Moondog Music, Dubuque, IA:

Pink Floyd – Wish You Were Here (LP, Columbia PC 33453, 1975)($12.98) Hot stamped with “For Demonstration – Not For Sale” on the back cover. Sleeve in VG condition with some slight ringwear and the LP is VG condition– no scuffs or scratches, but seems to need a thorough cleaning as it has a some crackles. The recording sounds great other than that. BL 33453-3F 1T matrix information on both sides. Also came with original “Monosee Lake” postcard!

R.E.M. – Murmur (LP, IRS Records, SP 70014-1, 1983)($5.98) According to the internet, this is a later repress as the catalog number changed and it has a barcode on it. Vinyl just needed a quick brush with the anti-static brush and a wipe with 91% isopropyl alcohol. Cleaned up with no surface noise! Sounds great and reminds me why I loved them so much back then. R.E.M. has always been a band that changes its sound every few albums, and the Chronic Town, Murmur, Reckoning set of albums defined that Southern jangly sound that so many bands that followed emulated.

Greg Brown – Freak Flag (LP, Yep Roc YEP 2244, 2011) ($19.98) 180g vinyl! Cool that the man who lives analog would get his new album on new label Yep Roc pressed into virgin vinyl. Produced by Bo Ramsey and recorded at Ardent Studios in Memphis after a lightning storm destroyed the original recordings done in Minneapolis! Read my review of Freak Flag in Little Village Magazine.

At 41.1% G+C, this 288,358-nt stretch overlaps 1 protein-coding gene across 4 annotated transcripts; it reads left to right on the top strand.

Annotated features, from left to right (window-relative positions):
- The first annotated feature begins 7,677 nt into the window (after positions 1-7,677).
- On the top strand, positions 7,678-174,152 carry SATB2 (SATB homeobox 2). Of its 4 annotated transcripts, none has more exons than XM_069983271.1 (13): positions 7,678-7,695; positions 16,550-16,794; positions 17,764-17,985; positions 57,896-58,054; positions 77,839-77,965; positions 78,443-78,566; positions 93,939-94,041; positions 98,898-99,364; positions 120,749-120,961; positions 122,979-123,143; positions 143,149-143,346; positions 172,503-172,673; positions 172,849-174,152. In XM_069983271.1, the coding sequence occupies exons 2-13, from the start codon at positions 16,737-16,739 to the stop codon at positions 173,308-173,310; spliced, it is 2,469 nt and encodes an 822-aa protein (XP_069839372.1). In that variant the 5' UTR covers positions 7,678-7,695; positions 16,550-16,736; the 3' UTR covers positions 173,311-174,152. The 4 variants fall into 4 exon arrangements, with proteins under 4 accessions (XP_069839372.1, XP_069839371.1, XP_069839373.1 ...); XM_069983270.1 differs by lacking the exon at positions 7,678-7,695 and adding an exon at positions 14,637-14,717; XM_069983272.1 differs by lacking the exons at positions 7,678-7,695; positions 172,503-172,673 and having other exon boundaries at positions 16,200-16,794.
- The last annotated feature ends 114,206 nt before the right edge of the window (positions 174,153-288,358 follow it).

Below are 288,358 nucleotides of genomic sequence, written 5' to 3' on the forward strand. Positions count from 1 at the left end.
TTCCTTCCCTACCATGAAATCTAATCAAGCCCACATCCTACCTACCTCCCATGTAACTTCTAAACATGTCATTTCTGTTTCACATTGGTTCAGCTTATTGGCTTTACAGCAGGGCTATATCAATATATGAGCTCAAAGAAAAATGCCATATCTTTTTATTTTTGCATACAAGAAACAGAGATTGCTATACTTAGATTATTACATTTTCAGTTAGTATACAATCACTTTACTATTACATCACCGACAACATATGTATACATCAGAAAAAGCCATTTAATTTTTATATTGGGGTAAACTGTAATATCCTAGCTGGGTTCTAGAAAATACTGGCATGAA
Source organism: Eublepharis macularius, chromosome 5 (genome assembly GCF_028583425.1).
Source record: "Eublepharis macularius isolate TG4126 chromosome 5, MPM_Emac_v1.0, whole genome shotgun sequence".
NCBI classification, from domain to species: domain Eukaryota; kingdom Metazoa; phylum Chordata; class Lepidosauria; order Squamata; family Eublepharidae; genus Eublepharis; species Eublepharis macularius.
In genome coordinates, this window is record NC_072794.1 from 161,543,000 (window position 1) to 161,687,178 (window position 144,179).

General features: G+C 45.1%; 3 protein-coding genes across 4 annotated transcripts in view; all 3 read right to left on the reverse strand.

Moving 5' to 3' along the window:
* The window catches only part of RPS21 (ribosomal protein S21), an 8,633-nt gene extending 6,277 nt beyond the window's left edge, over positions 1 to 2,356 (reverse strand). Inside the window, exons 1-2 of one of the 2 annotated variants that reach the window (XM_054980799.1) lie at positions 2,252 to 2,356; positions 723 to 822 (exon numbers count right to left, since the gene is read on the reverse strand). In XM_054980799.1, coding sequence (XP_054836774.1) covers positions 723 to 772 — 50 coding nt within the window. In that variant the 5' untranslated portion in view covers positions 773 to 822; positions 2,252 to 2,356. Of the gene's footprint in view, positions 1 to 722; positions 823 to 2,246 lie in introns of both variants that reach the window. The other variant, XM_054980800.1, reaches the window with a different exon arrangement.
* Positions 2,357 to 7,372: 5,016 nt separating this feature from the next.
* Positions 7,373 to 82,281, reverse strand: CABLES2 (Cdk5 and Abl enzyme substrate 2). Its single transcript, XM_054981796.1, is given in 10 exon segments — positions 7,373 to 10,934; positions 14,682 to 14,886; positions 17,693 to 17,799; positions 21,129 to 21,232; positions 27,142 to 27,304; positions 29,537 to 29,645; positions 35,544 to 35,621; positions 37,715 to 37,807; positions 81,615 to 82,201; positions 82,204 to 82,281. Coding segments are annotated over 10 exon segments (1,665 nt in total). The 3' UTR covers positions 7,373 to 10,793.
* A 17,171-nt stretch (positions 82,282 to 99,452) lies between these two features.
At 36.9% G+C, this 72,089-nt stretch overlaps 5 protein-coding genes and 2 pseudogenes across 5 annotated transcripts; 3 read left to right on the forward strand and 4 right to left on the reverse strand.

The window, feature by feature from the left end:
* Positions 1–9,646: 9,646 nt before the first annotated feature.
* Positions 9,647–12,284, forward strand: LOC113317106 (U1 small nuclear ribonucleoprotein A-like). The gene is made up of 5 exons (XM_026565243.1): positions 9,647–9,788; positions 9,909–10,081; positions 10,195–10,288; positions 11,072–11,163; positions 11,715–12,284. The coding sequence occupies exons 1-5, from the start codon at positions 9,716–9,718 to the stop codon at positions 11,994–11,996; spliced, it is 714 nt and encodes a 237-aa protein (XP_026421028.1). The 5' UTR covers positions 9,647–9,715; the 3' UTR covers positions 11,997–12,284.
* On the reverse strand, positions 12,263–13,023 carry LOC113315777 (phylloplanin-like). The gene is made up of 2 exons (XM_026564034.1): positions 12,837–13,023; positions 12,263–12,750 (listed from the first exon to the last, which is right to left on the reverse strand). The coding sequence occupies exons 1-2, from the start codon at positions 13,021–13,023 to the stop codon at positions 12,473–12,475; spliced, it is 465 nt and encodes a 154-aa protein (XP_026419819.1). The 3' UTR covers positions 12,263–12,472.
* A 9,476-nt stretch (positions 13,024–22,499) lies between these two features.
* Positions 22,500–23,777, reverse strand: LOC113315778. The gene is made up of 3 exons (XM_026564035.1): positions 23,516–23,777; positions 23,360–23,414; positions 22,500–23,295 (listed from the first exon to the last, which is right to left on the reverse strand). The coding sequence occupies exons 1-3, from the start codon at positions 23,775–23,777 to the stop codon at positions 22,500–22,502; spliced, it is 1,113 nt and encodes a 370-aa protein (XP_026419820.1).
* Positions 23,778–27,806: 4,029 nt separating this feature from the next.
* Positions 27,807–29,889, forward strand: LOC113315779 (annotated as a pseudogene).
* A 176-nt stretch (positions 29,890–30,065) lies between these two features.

New Order – Movement (LP, Factory FACD 05, 1981)($12.98) Still sealed! Was in the bins there since 2004. Has the light blue cover indicative of the non-US Factory Records versions. Looks like a Canadian pressing I guess, but the matrix information looks like it is based on the original UK pressing. I need to look into this a bit more. Not my favorite New Order album, but still worth having in the collection.

Simple Minds – Sparkle in the Rain (LP, A&M Records SP-6-4981, 1984)($4.99) This is one of my favorite Simple Minds albums, second probably only to New Gold Dream. Sparkle in the Rain is considered Simple Minds’ breakthrough release in the US. Side A has a fantastic procession of songs– “Up on the Catwalk,” “Book of Brilliant Things,” “Speed Your Love to Me,” “Waterfront” and “East At Easter” most of which are on the excellent live album Live in the City of Light.

Steely Dan – The Royal Scam (LP, ABC Records ABCD-931, 1976)($5.98) This is an “upgrade” from a later MCA Pressing I had of this. Great record, though it doesn’t have the big hits on it. It also seems to embody the snideness of Steely Dan. Sometimes Steely Dan hates the subjects and characters in their songs, and never more than they seem to on The Royal Scam. Classic Dan songs on here, though. “Kid Charlemange,” “Don’t Take Me Alive,” “The Fez” and “Haitian Divorce.”

Half Price Books, Village Crossing, Niles, IL

Derek & The Dominos – Layla and Other Assorted Love Songs (LP, Atco SD 2-704, 1970)($14.99) While Sherry was doing makeup for a wedding in Chicago, I busied myself with a trip to the closest Half Price Books. They had a lot of “essential” titles in the bins of varying quality and I nearly picked up a couple of Who titles, but ended up finding this really clean original pressing of the classic Derek & The Dominos album.